Economy

Travellers between Australia and China increased by more than 200% over the past decade: Here are the business opportunities

John Nelder /

New figures show Australia’s tourism sector is flying, with passenger movements to and from China driving the boom, with experts saying this presents further opportunities for Australian brands. 

Data compiled by the Department of Foreign Affairs and Trade shows the number of foreign tourists flying to and from China on Qantas rising 260%, from 123,800 to 445,000 between 2007 and 2016.

There was also a similar jump in the number of passengers flying on Chinese airlines between Australia and China. The number of passengers travelling this route on Chinese carriers between 2007 and 2016 jumped from 590,000 to 2.2 million, with 659,000 Australian citizens travelling between Australia and China in 2016, according to DFAT.

St George senior economist Janu Chan says the numbers are indicative of the growing Chinese middle class, which continues to present an opportunity to Australia’s tourism sector.

“We expect the trend to continue because China’s middle class continues to grow. And tourism is a big beneficiary of that growing middle class,” she says.

It appears the small businesses standing to ride that wave are many and varied.

“The Chinese in particular like going shopping, so a lot of the retailers stand to benefit,” she says.

“Shopping holidays are very popular for the Chinese.”

Already several businesses have seized on that reputation to capture a growing slice of the emerging Chinese middle class market, with brands from Blackmores to Slim Secrets launching into China, while the Australian government continues to work with Chinese e-commerce giants to showcase more Australian brands to Chinese consumers.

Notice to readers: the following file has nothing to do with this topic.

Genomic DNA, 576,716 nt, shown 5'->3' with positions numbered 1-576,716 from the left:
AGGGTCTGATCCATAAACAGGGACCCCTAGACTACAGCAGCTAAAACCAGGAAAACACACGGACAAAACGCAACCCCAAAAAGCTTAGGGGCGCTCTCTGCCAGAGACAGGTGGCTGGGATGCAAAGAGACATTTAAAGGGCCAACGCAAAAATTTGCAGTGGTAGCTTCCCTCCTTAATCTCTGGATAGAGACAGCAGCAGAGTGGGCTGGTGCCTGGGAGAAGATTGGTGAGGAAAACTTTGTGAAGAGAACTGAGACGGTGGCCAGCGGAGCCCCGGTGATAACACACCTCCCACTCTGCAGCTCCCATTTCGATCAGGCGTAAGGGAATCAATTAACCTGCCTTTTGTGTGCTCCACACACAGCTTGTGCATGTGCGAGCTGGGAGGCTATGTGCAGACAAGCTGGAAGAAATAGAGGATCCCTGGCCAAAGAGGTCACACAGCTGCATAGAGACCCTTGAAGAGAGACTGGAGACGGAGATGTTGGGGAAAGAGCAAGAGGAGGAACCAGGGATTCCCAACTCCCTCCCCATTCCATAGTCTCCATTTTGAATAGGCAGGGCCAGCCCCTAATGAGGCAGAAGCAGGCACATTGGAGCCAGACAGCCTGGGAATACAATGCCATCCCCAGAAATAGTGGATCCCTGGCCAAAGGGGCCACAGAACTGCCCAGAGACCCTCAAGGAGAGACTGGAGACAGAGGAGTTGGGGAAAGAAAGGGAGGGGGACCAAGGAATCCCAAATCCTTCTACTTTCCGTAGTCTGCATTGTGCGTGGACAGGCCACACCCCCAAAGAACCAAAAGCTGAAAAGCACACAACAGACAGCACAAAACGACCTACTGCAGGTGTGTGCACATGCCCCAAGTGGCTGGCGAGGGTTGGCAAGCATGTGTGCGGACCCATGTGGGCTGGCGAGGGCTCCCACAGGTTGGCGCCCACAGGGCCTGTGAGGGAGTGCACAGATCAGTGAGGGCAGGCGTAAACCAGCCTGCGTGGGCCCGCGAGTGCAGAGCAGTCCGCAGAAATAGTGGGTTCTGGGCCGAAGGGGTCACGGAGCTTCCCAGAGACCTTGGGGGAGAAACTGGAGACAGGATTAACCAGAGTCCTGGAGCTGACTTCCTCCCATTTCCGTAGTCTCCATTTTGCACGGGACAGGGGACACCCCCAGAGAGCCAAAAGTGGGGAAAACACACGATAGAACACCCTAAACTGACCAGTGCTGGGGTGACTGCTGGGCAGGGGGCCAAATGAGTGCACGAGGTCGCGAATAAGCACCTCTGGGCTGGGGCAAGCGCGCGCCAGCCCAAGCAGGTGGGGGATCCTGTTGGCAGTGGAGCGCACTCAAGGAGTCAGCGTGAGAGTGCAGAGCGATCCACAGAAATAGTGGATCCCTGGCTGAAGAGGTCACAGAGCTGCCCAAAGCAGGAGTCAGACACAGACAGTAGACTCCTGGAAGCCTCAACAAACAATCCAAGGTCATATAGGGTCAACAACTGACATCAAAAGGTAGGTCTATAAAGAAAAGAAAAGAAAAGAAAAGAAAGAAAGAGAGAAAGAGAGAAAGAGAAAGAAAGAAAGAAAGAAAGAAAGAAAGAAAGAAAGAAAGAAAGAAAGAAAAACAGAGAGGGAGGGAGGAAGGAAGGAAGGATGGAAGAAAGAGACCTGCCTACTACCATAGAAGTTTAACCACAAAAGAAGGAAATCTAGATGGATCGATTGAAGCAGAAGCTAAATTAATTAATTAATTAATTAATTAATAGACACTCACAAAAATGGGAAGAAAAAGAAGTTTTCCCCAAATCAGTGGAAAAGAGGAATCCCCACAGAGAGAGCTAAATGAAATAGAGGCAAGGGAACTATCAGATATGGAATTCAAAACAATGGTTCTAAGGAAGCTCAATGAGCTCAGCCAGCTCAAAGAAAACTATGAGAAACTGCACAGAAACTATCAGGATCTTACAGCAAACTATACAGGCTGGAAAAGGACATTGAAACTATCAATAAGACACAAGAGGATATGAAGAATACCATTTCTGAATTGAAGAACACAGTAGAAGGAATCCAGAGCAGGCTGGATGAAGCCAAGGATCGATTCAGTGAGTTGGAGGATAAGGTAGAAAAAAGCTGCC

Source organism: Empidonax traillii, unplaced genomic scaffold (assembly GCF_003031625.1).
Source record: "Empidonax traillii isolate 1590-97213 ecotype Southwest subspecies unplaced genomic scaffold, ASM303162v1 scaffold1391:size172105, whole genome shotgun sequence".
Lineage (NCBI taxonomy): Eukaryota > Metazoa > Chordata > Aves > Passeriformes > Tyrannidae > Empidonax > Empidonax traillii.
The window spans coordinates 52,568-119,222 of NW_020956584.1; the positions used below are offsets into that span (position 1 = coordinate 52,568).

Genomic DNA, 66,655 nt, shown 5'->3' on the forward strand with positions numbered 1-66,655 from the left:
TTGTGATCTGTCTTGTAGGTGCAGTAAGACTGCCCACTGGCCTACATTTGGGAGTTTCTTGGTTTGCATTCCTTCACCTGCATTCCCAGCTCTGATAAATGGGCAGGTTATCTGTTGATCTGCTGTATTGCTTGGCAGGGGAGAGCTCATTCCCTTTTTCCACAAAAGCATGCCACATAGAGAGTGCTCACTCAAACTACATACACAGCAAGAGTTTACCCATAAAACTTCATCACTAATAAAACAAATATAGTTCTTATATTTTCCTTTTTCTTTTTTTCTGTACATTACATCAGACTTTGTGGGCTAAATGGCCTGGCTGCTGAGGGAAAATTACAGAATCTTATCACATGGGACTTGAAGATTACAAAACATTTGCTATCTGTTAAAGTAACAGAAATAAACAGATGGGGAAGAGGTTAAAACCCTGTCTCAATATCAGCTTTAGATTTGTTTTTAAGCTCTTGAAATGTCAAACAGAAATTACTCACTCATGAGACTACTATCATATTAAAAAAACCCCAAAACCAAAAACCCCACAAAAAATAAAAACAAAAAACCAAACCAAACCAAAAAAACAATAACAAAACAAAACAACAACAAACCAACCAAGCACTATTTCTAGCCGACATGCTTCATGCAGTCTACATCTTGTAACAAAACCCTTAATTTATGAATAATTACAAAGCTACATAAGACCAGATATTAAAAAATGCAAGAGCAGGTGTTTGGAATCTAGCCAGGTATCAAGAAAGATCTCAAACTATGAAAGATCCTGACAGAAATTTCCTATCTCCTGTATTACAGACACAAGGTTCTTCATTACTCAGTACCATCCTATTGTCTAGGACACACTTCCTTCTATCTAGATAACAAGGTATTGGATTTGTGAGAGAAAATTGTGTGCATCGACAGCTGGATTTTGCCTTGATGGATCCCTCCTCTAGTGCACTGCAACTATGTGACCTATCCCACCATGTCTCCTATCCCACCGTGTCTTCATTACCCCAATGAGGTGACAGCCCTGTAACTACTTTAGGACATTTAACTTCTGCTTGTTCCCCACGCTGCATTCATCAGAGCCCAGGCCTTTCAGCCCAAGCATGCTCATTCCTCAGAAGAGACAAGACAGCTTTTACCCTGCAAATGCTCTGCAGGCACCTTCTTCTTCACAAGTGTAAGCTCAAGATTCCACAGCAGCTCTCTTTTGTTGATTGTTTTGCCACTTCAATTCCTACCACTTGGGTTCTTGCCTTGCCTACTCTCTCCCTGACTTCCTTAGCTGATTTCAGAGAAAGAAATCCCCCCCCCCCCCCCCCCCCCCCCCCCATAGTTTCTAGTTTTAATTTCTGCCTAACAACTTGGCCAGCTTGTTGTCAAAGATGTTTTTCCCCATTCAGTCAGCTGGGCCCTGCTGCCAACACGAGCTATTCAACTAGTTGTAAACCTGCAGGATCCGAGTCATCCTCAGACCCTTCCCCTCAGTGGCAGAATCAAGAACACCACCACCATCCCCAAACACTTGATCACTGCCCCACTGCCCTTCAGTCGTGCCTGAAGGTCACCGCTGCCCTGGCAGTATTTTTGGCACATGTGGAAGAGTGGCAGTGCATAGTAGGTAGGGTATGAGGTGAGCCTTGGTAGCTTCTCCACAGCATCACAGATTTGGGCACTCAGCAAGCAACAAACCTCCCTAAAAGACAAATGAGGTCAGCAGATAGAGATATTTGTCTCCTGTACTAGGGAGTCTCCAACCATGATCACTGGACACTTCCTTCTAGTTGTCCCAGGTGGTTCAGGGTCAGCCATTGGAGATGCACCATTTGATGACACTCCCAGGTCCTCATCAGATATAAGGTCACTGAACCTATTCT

Even products off the tourist trail have seen an uplift in Chinese demand, with Chan observing there are no fixed rules about what Chinese shoppes are interested in.

“You just don’t know what’ll take off among the Chinese. It depends what you can bring to the table,” Chan says.

“There’s a soap opera in China, for example, which once featured a box of Weet Bix and after that airing, there was a huge surge in the popularity of Weet Bix in China to the point where a box fetched upwards of $50.

“So the Chinese will come here and purchase these sorts of goods – going to supermarkets and buying Australian products as well as other whatever goods we might have.”

Chan says Australian producers in the game of clean, green food products will also continue to benefit from more Chinese visiting Australia.

“You’ve got your milk products and vitamins,” Chan says.

“In this part of the world, those products have been marketed as safe and high quality and Australians are trying to market into that area.”

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John Nelder

John Nelder is a former SmartCompany journalist.

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